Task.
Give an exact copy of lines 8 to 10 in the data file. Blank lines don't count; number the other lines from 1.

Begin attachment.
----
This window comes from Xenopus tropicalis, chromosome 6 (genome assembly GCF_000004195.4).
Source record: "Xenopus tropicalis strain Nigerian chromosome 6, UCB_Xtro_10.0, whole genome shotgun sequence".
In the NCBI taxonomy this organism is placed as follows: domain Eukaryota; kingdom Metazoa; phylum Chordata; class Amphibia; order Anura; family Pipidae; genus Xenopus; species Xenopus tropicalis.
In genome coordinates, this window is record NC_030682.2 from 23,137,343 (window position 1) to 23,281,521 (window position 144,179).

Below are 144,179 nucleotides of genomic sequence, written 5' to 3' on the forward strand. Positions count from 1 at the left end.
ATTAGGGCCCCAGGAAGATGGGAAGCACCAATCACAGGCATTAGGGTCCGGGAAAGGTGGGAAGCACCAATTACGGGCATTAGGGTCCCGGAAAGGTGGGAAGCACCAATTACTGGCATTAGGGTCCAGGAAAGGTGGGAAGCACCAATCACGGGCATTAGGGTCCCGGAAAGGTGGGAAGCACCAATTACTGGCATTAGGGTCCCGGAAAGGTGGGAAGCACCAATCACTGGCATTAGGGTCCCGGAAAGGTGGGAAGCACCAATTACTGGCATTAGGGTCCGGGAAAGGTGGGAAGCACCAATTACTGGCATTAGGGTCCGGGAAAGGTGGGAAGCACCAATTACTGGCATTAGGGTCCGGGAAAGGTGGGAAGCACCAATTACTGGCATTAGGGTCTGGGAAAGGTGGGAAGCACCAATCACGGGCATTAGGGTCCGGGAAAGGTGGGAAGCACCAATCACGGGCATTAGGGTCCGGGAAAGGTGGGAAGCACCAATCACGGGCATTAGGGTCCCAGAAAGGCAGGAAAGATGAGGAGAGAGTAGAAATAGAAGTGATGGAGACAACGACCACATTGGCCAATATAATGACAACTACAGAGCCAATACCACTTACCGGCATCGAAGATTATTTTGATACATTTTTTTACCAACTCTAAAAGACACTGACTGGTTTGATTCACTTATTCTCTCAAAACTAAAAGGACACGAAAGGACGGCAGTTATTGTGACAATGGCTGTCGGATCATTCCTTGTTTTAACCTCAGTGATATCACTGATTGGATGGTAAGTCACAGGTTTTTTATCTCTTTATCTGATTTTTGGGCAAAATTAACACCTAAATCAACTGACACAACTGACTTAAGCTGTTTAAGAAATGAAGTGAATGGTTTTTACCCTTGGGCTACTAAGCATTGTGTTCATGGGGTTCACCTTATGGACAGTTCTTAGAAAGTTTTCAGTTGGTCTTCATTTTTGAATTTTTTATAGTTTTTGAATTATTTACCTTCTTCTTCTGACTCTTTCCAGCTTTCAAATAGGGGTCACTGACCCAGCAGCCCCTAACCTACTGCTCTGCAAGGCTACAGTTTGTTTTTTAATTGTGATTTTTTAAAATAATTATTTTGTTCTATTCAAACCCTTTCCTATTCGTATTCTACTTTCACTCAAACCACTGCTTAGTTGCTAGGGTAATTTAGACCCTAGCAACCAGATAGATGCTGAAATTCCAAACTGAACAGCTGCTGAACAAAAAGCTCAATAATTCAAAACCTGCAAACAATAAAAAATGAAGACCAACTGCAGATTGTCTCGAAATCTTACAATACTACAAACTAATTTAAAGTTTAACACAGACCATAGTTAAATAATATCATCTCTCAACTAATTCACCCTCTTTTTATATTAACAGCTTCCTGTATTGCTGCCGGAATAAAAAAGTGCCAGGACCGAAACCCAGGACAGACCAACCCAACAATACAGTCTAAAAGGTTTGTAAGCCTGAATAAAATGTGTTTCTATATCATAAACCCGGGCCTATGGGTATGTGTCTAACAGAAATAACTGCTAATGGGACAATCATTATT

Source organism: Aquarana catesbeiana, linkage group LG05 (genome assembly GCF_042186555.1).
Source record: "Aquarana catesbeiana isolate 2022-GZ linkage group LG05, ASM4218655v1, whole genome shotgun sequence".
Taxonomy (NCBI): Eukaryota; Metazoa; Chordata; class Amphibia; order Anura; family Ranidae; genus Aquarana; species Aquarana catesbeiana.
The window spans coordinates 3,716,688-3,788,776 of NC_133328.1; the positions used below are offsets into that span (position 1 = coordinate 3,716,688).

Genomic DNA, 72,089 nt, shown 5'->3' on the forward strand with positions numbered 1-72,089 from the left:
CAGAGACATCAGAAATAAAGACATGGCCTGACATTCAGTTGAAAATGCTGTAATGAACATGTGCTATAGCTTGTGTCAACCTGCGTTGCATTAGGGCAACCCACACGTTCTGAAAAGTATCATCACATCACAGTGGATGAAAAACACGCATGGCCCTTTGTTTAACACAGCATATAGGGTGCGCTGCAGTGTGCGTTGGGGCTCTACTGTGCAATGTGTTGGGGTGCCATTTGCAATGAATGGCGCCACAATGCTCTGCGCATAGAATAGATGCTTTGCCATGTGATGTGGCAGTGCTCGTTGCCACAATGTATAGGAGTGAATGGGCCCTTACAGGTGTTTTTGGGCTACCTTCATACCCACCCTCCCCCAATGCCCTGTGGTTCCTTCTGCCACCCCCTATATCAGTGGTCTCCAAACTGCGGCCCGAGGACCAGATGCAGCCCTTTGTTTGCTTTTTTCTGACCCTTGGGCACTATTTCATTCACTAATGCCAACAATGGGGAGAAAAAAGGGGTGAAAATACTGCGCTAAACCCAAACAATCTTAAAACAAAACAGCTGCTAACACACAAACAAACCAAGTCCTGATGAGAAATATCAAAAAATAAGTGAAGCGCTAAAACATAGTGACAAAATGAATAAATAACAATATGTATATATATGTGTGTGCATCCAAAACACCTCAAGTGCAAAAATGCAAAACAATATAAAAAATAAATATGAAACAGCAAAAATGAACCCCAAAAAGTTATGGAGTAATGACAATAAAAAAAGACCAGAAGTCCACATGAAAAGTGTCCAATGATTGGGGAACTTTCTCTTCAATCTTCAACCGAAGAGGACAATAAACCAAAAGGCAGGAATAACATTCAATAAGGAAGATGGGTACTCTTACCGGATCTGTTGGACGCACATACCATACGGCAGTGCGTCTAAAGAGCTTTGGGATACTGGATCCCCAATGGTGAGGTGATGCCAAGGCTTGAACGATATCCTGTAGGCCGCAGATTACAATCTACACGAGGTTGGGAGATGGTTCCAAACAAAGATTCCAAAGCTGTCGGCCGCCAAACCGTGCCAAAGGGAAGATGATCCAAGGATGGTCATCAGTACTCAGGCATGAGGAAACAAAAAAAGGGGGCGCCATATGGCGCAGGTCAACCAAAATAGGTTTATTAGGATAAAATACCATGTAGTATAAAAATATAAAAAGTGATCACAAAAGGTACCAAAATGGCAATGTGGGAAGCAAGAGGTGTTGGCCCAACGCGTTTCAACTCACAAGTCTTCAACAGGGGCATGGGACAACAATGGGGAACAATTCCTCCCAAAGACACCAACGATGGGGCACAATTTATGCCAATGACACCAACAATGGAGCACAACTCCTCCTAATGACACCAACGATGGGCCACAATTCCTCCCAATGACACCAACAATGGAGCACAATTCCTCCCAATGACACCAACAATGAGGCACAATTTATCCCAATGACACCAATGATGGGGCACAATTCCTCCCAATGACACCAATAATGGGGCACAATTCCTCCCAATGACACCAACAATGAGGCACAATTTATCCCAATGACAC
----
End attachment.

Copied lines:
Source record: "Aquarana catesbeiana isolate 2022-GZ linkage group LG05, ASM4218655v1, whole genome shotgun sequence".
Taxonomy (NCBI): Eukaryota; Metazoa; Chordata; class Amphibia; order Anura; family Ranidae; genus Aquarana; species Aquarana catesbeiana.
The window spans coordinates 3,716,688-3,788,776 of NC_133328.1; the positions used below are offsets into that span (position 1 = coordinate 3,716,688).